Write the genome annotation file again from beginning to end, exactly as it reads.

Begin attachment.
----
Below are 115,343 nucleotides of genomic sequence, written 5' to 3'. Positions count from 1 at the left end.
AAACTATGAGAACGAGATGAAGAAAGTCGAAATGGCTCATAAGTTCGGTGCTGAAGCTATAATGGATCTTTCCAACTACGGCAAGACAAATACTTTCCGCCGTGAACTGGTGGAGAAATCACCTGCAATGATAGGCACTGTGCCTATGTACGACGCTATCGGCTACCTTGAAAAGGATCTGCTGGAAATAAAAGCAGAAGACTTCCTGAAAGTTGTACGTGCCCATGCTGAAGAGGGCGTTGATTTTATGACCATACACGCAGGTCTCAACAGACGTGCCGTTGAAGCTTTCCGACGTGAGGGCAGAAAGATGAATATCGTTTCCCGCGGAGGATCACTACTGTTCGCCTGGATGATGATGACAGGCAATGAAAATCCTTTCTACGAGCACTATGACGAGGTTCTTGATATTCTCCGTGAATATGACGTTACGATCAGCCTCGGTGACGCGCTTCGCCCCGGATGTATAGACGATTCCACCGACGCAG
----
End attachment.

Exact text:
Below are 115,343 nucleotides of genomic sequence, written 5' to 3'. Positions count from 1 at the left end.
AAACTATGAGAACGAGATGAAGAAAGTCGAAATGGCTCATAAGTTCGGTGCTGAAGCTATAATGGATCTTTCCAACTACGGCAAGACAAATACTTTCCGCCGTGAACTGGTGGAGAAATCACCTGCAATGATAGGCACTGTGCCTATGTACGACGCTATCGGCTACCTTGAAAAGGATCTGCTGGAAATAAAAGCAGAAGACTTCCTGAAAGTTGTACGTGCCCATGCTGAAGAGGGCGTTGATTTTATGACCATACACGCAGGTCTCAACAGACGTGCCGTTGAAGCTTTCCGACGTGAGGGCAGAAAGATGAATATCGTTTCCCGCGGAGGATCACTACTGTTCGCCTGGATGATGATGACAGGCAATGAAAATCCTTTCTACGAGCACTATGACGAGGTTCTTGATATTCTCCGTGAATATGACGTTACGATCAGCCTCGGTGACGCGCTTCGCCCCGGATGTATAGACGATTCCACCGACGCAG